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Religion Improves Health | Physical, mental, emotional and spiritual well-being
People who attend a church, synagogue, or mosque on a weekly or greater basis are healthier, according to research.
When people start going to church, they reduce their smoking, alcoholism, and drugs; and if they stop going to church, they increase them again. In addition, the more religious you are, the longer you are likely to live.
People with deep religious faith have a calmness and peace of mind which comes from their commitment to God. They know that God loves them, despite illness, injury, and other life challenges. Religion helps people accept and find meaning in life’s trials and suffering. Although there is often divine intervention in behalf of patients and doctors, there is an understanding that this is done according to God’s timetable and overall purpose for his children. They accept God’s will, knowing that things will ultimately work out for their greatest happiness.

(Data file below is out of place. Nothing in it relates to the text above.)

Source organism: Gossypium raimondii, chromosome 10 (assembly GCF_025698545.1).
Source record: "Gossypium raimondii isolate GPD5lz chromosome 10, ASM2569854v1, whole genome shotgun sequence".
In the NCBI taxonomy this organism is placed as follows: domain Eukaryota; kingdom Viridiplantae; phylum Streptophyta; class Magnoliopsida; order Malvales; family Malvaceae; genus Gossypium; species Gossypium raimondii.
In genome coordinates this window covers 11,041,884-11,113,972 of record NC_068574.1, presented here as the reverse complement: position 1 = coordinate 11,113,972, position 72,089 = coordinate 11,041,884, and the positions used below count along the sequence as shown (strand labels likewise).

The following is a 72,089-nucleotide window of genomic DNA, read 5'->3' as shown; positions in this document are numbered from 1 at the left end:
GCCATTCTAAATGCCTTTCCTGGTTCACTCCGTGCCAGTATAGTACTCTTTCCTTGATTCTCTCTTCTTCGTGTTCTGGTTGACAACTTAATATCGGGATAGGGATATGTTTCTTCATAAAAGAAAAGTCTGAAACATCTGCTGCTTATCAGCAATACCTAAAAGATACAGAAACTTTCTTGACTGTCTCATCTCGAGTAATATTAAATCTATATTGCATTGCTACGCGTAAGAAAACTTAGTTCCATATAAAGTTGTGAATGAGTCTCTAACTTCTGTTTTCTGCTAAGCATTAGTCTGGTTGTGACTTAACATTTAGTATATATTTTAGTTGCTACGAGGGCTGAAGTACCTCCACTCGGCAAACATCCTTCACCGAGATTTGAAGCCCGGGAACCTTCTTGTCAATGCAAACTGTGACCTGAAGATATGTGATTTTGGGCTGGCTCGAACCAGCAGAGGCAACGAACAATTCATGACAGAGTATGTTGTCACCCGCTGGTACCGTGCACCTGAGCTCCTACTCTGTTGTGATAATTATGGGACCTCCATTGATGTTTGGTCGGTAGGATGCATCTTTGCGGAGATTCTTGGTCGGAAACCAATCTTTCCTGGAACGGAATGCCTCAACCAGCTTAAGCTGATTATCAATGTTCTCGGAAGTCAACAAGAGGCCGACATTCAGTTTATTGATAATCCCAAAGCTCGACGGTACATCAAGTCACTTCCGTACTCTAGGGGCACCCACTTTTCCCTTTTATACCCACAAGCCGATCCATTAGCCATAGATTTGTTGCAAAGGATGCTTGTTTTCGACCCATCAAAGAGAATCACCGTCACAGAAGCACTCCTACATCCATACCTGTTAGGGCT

Good health is more than an absence of disease or injury—it is really caring for our mind, our body, and our spirit in a way that uplifts us and brings us to a better quality of life.
Religious support considers the person as a whole—their physical, emotional, and spiritual health. Christ was a holistic healer who cured the lepers, gave sight to the blind, mended broken hearts, and embraced the outcasts. He looked at the total person—their physical, spiritual and emotional needs.
There is also an appropriate place for religion in medical and psychotherapy care and programs for addiction. Religious commitment has been found to be clinically beneficial.
The physical, mental, emotional and spiritual well-being of a person are intertwined, each impacting the others. Scientific research has demonstrated the value of religious commitment and faith to people in the recovery from, the prevention of, and coping with illness.
“It is understood now, that all medical disorders have psychological components, and all psychological disorders have physiological components. We are integrated beings. Everything affects everything.” Dr. Allen Bergin, former President of the Society for Psychotherapy Research